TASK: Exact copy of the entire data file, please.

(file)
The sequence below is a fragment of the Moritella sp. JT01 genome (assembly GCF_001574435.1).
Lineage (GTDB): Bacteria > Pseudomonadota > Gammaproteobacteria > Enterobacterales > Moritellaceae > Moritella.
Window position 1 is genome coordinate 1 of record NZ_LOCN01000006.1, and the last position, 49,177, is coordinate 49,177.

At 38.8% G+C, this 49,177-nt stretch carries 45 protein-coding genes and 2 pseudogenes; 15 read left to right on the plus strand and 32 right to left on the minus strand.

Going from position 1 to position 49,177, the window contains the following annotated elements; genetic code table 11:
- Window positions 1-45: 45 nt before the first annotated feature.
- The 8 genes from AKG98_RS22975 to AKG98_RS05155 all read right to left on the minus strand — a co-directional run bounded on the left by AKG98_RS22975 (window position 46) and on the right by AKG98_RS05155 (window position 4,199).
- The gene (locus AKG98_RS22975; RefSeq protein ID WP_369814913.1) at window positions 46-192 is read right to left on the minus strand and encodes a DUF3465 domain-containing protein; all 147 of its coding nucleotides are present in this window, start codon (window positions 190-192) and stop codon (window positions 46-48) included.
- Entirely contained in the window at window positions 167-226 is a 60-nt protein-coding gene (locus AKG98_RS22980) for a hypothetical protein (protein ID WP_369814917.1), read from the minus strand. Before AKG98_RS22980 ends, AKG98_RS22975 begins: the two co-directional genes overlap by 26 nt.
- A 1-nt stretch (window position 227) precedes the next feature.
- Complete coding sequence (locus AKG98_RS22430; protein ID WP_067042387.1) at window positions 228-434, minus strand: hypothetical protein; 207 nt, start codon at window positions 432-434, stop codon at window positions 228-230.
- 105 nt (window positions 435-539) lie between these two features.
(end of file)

The sequence below is a fragment of the Moritella sp. JT01 genome (assembly GCF_001574435.1).
Lineage (GTDB): Bacteria > Pseudomonadota > Gammaproteobacteria > Enterobacterales > Moritellaceae > Moritella.
Window position 1 is genome coordinate 1 of record NZ_LOCN01000006.1, and the last position, 49,177, is coordinate 49,177.

At 38.8% G+C, this 49,177-nt stretch carries 45 protein-coding genes and 2 pseudogenes; 15 read left to right on the plus strand and 32 right to left on the minus strand.

Going from position 1 to position 49,177, the window contains the following annotated elements; genetic code table 11:
- Window positions 1-45: 45 nt before the first annotated feature.
- The 8 genes from AKG98_RS22975 to AKG98_RS05155 all read right to left on the minus strand — a co-directional run bounded on the left by AKG98_RS22975 (window position 46) and on the right by AKG98_RS05155 (window position 4,199).
- The gene (locus AKG98_RS22975; RefSeq protein ID WP_369814913.1) at window positions 46-192 is read right to left on the minus strand and encodes a DUF3465 domain-containing protein; all 147 of its coding nucleotides are present in this window, start codon (window positions 190-192) and stop codon (window positions 46-48) included.
- Entirely contained in the window at window positions 167-226 is a 60-nt protein-coding gene (locus AKG98_RS22980) for a hypothetical protein (protein ID WP_369814917.1), read from the minus strand. Before AKG98_RS22980 ends, AKG98_RS22975 begins: the two co-directional genes overlap by 26 nt.
- A 1-nt stretch (window position 227) precedes the next feature.
- Complete coding sequence (locus AKG98_RS22430; protein ID WP_067042387.1) at window positions 228-434, minus strand: hypothetical protein; 207 nt, start codon at window positions 432-434, stop codon at window positions 228-230.
- 105 nt (window positions 435-539) lie between these two features.